3) Long term there is not solution anyway to keep the Eurozone together in one currency. You cannot change national character in some years and from outside. We all have to suffer through it. All forward-looking people know that. Why do you want Germans exclusively to finance the in-between and carry even bigger losses in the end? Hey Wall Street (including Deutsche Bank) cheated us already on hundreds of billions – shall we now foot the Greek bill? And then the Portuguese one? And Spain, Ireland, Austria, Eastern Europe ? Can we at least leave the Baltics to Sweden or Russia ?
You might find “Burning bridges in Europe” from 1998 timely and relevant to the discussions.
Yes, to install an artificial currency on a heap of stones would have been more fruitful; it is not to blame the Greek or any other nation; it is the system that was put in place by dump politicians that never listened to the real expert but lived their ego-trip in ignorance.
There has been some talk about the IMF assisting Greece… for all practical purposes, being Greece a member of a monetary union, that would be like California calling IMF… what would the Fed say?
US Recovery under threat is putting it rather euphemistically: with budget planners as these as friends there is no need for enemies :-)
I think you are right – the Fed may let this go for a while just to make currency traders more afraid of piling into an anti-dollar carry trade. That fear would increase the Fed’s range of actions in the future. The Fed has signalled to banks to limit their interest rate risk…
MW – your guess is as good as mine. China has a controlled exchange rate, but it may use this opportunity to shift more out of Treasuries into gold or other commodities. It announced it was pausing its gold buying when gold spiked a few months back; it may resume buying at some point, but it will surely wait to announce that until AFTER it’s done buying (or else the price goes up). In terms of amassing dollar-based reserves via trade, that’s more dependent on US demand for imports. If that demand stays strong, then China’s cost of goods drops as the dollar goes up, and they keep more as margin. They will continue sterilizing that by forcing banks to use those dollars to buy Chinese bonds.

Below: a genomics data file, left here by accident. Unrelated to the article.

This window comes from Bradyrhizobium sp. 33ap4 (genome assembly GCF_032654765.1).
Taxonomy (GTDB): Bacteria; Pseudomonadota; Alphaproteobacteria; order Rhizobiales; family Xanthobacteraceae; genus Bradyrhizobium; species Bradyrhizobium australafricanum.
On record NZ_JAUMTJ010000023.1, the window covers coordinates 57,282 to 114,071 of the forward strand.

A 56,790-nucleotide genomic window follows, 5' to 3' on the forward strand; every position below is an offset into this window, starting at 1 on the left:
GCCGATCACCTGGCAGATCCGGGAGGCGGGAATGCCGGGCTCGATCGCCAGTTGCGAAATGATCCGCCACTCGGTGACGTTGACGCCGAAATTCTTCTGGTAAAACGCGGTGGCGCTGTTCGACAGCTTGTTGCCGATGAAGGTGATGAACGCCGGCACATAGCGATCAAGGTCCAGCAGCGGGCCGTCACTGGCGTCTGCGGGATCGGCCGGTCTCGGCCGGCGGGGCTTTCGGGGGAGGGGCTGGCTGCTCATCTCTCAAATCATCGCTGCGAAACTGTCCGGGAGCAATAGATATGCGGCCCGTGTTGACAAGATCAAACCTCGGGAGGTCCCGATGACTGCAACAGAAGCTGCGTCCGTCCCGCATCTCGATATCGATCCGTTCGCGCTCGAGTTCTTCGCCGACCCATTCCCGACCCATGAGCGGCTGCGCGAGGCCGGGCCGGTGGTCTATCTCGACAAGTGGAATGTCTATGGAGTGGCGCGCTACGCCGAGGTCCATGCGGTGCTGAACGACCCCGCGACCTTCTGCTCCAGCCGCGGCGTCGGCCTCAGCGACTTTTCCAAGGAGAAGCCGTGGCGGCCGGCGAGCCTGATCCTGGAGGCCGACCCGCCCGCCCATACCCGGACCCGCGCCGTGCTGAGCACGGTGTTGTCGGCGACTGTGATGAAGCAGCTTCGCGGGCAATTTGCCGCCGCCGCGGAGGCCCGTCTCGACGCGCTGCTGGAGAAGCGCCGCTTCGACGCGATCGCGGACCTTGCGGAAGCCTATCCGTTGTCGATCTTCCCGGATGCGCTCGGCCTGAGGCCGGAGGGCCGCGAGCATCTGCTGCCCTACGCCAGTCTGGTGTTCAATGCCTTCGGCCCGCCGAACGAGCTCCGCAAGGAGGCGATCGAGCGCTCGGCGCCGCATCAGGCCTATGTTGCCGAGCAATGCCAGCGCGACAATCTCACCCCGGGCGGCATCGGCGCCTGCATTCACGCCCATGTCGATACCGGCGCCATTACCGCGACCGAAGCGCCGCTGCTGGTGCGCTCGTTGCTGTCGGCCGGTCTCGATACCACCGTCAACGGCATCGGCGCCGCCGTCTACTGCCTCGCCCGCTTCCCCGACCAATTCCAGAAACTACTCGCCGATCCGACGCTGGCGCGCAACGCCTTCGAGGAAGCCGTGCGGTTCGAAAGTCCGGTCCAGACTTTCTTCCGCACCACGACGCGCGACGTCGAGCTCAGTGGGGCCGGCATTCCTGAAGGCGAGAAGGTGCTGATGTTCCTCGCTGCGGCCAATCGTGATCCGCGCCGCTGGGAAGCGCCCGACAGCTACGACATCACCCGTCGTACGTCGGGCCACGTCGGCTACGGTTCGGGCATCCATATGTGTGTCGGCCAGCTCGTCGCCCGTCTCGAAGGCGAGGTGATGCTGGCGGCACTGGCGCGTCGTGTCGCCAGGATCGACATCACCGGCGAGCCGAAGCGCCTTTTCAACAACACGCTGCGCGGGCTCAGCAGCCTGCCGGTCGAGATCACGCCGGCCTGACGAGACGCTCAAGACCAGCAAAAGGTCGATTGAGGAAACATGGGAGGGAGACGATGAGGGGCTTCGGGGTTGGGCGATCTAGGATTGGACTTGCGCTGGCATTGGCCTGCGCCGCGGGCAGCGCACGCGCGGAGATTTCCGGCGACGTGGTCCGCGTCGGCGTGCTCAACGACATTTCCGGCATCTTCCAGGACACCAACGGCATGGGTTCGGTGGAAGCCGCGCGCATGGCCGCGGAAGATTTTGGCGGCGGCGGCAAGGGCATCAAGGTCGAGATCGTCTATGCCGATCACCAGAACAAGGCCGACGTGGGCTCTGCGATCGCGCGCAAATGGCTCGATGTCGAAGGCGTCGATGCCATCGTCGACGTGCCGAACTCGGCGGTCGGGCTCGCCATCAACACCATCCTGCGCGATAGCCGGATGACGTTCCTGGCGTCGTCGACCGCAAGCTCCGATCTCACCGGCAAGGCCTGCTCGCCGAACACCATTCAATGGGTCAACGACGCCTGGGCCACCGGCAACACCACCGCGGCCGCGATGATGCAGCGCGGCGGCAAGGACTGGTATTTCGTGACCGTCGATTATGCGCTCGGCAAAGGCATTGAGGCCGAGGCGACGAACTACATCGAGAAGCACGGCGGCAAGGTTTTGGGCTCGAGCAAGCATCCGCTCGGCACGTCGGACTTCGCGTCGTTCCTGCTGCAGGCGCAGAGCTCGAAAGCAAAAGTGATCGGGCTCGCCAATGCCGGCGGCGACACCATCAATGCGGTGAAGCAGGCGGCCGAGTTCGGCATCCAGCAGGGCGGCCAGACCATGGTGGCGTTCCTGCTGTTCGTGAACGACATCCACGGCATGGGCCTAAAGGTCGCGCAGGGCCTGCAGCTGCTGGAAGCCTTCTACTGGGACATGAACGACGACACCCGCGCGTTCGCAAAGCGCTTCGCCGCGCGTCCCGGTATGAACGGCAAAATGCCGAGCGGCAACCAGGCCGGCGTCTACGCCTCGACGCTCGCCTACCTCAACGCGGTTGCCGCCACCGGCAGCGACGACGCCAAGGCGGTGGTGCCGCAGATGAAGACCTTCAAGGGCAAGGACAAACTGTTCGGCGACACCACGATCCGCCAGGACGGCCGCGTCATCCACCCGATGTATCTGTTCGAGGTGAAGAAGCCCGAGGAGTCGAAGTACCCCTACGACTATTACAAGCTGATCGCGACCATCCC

The US economy, however, could be brutalized by a high dollar if this sparks another aggregate demand collapse. This is the risk Bernanke is taking to make sure he can fund the deficit.
Germany is, in point of fact, using a weak Greece to pull the Euro down to boost its own exports, which is utterly cowardly.
This statement is as nonsensical as your previous statements regarding the viability of the US inflating their debts away.
I suppose you mean nonsensical with respect of it being “coward”… because the fact is that the problems of the weaker is keeping the Euro down which in its turn is helping Germany to export.